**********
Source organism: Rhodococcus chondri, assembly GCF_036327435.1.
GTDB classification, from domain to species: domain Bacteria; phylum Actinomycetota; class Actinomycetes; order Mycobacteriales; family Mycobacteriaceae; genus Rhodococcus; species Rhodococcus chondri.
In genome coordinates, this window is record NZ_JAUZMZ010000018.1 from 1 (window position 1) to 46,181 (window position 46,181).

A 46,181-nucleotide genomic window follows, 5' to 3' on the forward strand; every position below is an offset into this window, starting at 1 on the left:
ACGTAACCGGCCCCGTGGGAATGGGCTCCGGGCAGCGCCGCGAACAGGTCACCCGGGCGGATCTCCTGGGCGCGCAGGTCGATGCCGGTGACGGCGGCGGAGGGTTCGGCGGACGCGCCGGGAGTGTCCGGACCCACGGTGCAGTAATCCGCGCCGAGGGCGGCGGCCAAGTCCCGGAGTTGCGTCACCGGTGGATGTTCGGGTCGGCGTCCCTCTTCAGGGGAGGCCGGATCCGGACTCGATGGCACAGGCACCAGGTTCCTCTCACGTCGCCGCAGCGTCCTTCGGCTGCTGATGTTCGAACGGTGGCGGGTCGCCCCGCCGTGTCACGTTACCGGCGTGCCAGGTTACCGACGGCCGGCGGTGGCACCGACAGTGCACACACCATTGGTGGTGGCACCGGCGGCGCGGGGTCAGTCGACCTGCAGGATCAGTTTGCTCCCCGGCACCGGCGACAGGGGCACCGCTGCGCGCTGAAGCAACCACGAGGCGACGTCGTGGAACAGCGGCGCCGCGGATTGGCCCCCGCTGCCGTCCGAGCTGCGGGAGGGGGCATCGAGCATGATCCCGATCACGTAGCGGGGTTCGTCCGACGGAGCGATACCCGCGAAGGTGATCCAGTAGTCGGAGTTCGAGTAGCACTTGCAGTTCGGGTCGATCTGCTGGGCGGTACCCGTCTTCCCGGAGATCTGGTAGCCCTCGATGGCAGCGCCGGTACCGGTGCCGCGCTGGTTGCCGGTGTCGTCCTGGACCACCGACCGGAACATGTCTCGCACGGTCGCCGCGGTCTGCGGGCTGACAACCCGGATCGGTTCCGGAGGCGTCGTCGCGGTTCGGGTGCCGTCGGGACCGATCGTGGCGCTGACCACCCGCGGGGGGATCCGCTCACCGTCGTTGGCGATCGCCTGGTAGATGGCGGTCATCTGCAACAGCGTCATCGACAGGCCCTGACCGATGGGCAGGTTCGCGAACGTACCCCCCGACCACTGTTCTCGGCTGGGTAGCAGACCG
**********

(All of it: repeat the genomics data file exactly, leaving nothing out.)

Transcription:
Source organism: Rhodococcus chondri, assembly GCF_036327435.1.
GTDB classification, from domain to species: domain Bacteria; phylum Actinomycetota; class Actinomycetes; order Mycobacteriales; family Mycobacteriaceae; genus Rhodococcus; species Rhodococcus chondri.
In genome coordinates, this window is record NZ_JAUZMZ010000018.1 from 1 (window position 1) to 46,181 (window position 46,181).

A 46,181-nucleotide genomic window follows, 5' to 3' on the forward strand; every position below is an offset into this window, starting at 1 on the left:
ACGTAACCGGCCCCGTGGGAATGGGCTCCGGGCAGCGCCGCGAACAGGTCACCCGGGCGGATCTCCTGGGCGCGCAGGTCGATGCCGGTGACGGCGGCGGAGGGTTCGGCGGACGCGCCGGGAGTGTCCGGACCCACGGTGCAGTAATCCGCGCCGAGGGCGGCGGCCAAGTCCCGGAGTTGCGTCACCGGTGGATGTTCGGGTCGGCGTCCCTCTTCAGGGGAGGCCGGATCCGGACTCGATGGCACAGGCACCAGGTTCCTCTCACGTCGCCGCAGCGTCCTTCGGCTGCTGATGTTCGAACGGTGGCGGGTCGCCCCGCCGTGTCACGTTACCGGCGTGCCAGGTTACCGACGGCCGGCGGTGGCACCGACAGTGCACACACCATTGGTGGTGGCACCGGCGGCGCGGGGTCAGTCGACCTGCAGGATCAGTTTGCTCCCCGGCACCGGCGACAGGGGCACCGCTGCGCGCTGAAGCAACCACGAGGCGACGTCGTGGAACAGCGGCGCCGCGGATTGGCCCCCGCTGCCGTCCGAGCTGCGGGAGGGGGCATCGAGCATGATCCCGATCACGTAGCGGGGTTCGTCCGACGGAGCGATACCCGCGAAGGTGATCCAGTAGTCGGAGTTCGAGTAGCACTTGCAGTTCGGGTCGATCTGCTGGGCGGTACCCGTCTTCCCGGAGATCTGGTAGCCCTCGATGGCAGCGCCGGTACCGGTGCCGCGCTGGTTGCCGGTGTCGTCCTGGACCACCGACCGGAACATGTCTCGCACGGTCGCCGCGGTCTGCGGGCTGACAACCCGGATCGGTTCCGGAGGCGTCGTCGCGGTTCGGGTGCCGTCGGGACCGATCGTGGCGCTGACCACCCGCGGGGGGATCCGCTCACCGTCGTTGGCGATCGCCTGGTAGATGGCGGTCATCTGCAACAGCGTCATCGACAGGCCCTGACCGATGGGCAGGTTCGCGAACGTACCCCCCGACCACTGTTCTCGGCTGGGTAGCAGACCG